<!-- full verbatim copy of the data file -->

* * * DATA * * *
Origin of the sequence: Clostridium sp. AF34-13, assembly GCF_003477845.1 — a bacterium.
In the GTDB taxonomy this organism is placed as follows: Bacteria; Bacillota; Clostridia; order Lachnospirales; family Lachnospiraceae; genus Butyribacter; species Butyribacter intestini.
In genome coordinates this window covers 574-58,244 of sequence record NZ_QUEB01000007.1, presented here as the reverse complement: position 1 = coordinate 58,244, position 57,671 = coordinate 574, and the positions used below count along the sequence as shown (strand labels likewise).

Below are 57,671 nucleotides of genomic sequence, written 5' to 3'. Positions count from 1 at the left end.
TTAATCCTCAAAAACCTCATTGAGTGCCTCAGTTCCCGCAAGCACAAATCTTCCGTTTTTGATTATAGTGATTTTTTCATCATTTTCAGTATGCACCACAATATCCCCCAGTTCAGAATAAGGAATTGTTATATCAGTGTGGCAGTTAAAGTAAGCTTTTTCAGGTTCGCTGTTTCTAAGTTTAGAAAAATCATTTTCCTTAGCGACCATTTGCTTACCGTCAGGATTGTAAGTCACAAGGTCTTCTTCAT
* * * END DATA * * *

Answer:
Origin of the sequence: Clostridium sp. AF34-13, assembly GCF_003477845.1 — a bacterium.
In the GTDB taxonomy this organism is placed as follows: Bacteria; Bacillota; Clostridia; order Lachnospirales; family Lachnospiraceae; genus Butyribacter; species Butyribacter intestini.
In genome coordinates this window covers 574-58,244 of sequence record NZ_QUEB01000007.1, presented here as the reverse complement: position 1 = coordinate 58,244, position 57,671 = coordinate 574, and the positions used below count along the sequence as shown (strand labels likewise).

Below are 57,671 nucleotides of genomic sequence, written 5' to 3'. Positions count from 1 at the left end.
TTAATCCTCAAAAACCTCATTGAGTGCCTCAGTTCCCGCAAGCACAAATCTTCCGTTTTTGATTATAGTGATTTTTTCATCATTTTCAGTATGCACCACAATATCCCCCAGTTCAGAATAAGGAATTGTTATATCAGTGTGGCAGTTAAAGTAAGCTTTTTCAGGTTCGCTGTTTCTAAGTTTAGAAAAATCATTTTCCTTAGCGACCATTTGCTTACCGTCAGGATTGTAAGTCACAAGGTCTTCTTCAT